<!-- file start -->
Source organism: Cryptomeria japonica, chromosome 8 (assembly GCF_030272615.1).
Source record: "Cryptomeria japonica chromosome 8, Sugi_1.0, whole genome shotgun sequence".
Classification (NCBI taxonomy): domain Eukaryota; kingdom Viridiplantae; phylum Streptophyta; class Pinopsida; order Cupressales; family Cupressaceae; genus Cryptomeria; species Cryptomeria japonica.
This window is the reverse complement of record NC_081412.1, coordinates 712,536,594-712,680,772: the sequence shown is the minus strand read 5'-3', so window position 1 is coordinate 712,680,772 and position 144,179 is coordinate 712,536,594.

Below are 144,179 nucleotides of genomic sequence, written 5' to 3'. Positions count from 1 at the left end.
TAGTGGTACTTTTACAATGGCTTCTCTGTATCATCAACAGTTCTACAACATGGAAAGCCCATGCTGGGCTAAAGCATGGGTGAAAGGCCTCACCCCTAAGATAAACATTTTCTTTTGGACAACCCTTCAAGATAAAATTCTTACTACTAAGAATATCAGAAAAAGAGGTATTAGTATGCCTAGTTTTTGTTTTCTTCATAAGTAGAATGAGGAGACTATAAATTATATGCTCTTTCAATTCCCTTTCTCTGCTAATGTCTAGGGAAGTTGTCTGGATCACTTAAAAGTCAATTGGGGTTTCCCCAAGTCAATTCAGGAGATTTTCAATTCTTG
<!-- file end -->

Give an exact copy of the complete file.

Source organism: Cryptomeria japonica, chromosome 8 (assembly GCF_030272615.1).
Source record: "Cryptomeria japonica chromosome 8, Sugi_1.0, whole genome shotgun sequence".
Classification (NCBI taxonomy): domain Eukaryota; kingdom Viridiplantae; phylum Streptophyta; class Pinopsida; order Cupressales; family Cupressaceae; genus Cryptomeria; species Cryptomeria japonica.
This window is the reverse complement of record NC_081412.1, coordinates 712,536,594-712,680,772: the sequence shown is the minus strand read 5'-3', so window position 1 is coordinate 712,680,772 and position 144,179 is coordinate 712,536,594.

Below are 144,179 nucleotides of genomic sequence, written 5' to 3'. Positions count from 1 at the left end.
TAGTGGTACTTTTACAATGGCTTCTCTGTATCATCAACAGTTCTACAACATGGAAAGCCCATGCTGGGCTAAAGCATGGGTGAAAGGCCTCACCCCTAAGATAAACATTTTCTTTTGGACAACCCTTCAAGATAAAATTCTTACTACTAAGAATATCAGAAAAAGAGGTATTAGTATGCCTAGTTTTTGTTTTCTTCATAAGTAGAATGAGGAGACTATAAATTATATGCTCTTTCAATTCCCTTTCTCTGCTAATGTCTAGGGAAGTTGTCTGGATCACTTAAAAGTCAATTGGGGTTTCCCCAAGTCAATTCAGGAGATTTTCAATTCTTG